There is an ever-growing body of research trying to determine why people give. Think of your own charitable giving and ask yourself what it was that enticed you to actually get out your wallet. Was it the way you were asked or who did the asking, the organization’s mission, their website, or possibly the picture of the sad puppy that tipped the scale? Whatever it was, chances are strong that your response was driven by psychology. The reason that you responded may not be the same reason why your neighbor responded to the same appeal.
By learning the reasons why your supporters respond to your organization’s communication and appeals, you are better able to target your message. How do you do this most effectively and convert your supporters to donors? By building a relationship with your supporters, tracking their responses to your message and encouraging those who do show interest to become more engaged.
This constituent relationship is cultivated by you; there is either a positive or negative connotation formed in the constituent’s mind based on every point of contact with your organization. The tone of your email, too many or too few emails, too many or too few asks, or neglecting a ‘please’ or ‘thank you’ can all have a negative impact on the relationship with your supporter. Every supporter wants to feel that they are a valuable part of something larger, which is behind their decision to contribute their time or money to your organization.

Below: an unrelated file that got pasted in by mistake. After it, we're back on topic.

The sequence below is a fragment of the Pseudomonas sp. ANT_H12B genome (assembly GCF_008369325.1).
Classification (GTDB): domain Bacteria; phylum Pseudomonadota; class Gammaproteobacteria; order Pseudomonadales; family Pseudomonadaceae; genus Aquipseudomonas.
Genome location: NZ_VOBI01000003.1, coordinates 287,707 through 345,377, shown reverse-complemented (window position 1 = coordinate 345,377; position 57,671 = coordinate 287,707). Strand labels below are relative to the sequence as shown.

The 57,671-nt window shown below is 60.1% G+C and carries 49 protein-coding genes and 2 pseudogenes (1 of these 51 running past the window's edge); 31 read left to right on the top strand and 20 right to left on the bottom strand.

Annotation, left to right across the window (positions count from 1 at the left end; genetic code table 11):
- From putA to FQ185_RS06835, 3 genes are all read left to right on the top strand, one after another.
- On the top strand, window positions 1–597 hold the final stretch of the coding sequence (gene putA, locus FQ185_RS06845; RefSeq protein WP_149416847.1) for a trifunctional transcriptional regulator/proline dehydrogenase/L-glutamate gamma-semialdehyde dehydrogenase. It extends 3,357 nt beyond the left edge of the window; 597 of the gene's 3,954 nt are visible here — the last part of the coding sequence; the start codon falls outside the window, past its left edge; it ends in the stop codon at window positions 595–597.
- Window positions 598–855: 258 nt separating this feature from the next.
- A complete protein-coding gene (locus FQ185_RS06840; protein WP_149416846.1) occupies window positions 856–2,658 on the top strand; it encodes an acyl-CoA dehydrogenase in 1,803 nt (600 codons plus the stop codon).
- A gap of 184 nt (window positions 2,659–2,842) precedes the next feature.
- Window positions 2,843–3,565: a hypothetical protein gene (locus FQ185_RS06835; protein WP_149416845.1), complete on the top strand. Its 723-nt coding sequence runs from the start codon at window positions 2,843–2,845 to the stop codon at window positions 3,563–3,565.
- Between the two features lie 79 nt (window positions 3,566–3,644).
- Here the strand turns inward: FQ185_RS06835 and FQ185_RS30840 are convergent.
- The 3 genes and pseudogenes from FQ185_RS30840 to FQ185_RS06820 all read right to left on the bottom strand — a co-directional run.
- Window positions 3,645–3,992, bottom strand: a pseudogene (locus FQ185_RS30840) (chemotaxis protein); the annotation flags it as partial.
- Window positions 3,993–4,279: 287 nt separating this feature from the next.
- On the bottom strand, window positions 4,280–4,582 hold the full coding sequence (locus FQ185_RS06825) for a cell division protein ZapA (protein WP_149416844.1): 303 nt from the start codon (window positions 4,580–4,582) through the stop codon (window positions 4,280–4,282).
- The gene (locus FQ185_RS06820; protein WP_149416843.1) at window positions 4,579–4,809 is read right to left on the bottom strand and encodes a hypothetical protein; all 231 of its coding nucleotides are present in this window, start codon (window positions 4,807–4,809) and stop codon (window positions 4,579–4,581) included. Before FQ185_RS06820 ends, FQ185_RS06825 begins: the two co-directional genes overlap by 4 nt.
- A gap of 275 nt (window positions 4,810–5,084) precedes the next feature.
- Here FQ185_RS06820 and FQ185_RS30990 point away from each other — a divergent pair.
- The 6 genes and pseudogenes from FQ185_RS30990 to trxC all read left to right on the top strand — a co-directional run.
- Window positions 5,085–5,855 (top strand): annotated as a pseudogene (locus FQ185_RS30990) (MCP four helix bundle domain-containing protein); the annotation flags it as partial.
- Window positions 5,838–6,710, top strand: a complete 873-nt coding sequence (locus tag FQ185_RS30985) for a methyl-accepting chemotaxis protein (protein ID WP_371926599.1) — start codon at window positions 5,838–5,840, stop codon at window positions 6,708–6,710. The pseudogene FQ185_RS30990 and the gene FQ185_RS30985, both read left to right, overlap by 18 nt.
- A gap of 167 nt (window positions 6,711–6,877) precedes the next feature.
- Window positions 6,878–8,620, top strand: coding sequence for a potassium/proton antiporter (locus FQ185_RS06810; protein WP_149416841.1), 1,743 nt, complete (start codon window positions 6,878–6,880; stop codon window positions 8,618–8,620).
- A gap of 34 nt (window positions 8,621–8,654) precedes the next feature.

In order to give your supporters a positive experience at every level, try these tips:
- Respect your supporters’ communication preferences, noting what method of contact they prefer and how often they want to hear from you.
- Make your supporters feel recognized and properly acknowledged after their donation, ‘take action’ or any involvement with your organization.
- Acknowledge all donations, regardless of the amount. Establish a clear and consistent plan within your organization for thanking your supporters after a donation.
- Keep an updated database and make appropriate notes about your supporters, donors and their milestones, such as a birthday, an anniversary in memoriam, or a giving milestone.
- Have a welcome letter ready for first-time donors, thanking them for deciding to financially support your mission. Include ways that show how their contribution makes a difference, and show them how they can keep up-to-date with the work your organization is doing through social media, blogs, your newsletter, etc.
These personal touches help foster a sense of belonging and are key ways to keep your supporters engaged and attending your next event, contacting their elected official or supporting your organization financially.
Once you have sent an email to your supporters, there are many tools available for researching how your supporters are responding to your message. Pay close attention to how your e-blasts are performing.
Evaluate the success of each campaign by assigning metrics to every tactic. If you can measure it, then you can improve it.
Regularly check on:
- Open rates
- Response rates
Be sure to measure these after sending an e-blast and compare the results with previous e-blasts. Tracking click-throughs is especially important in determining what type of content your supporters want.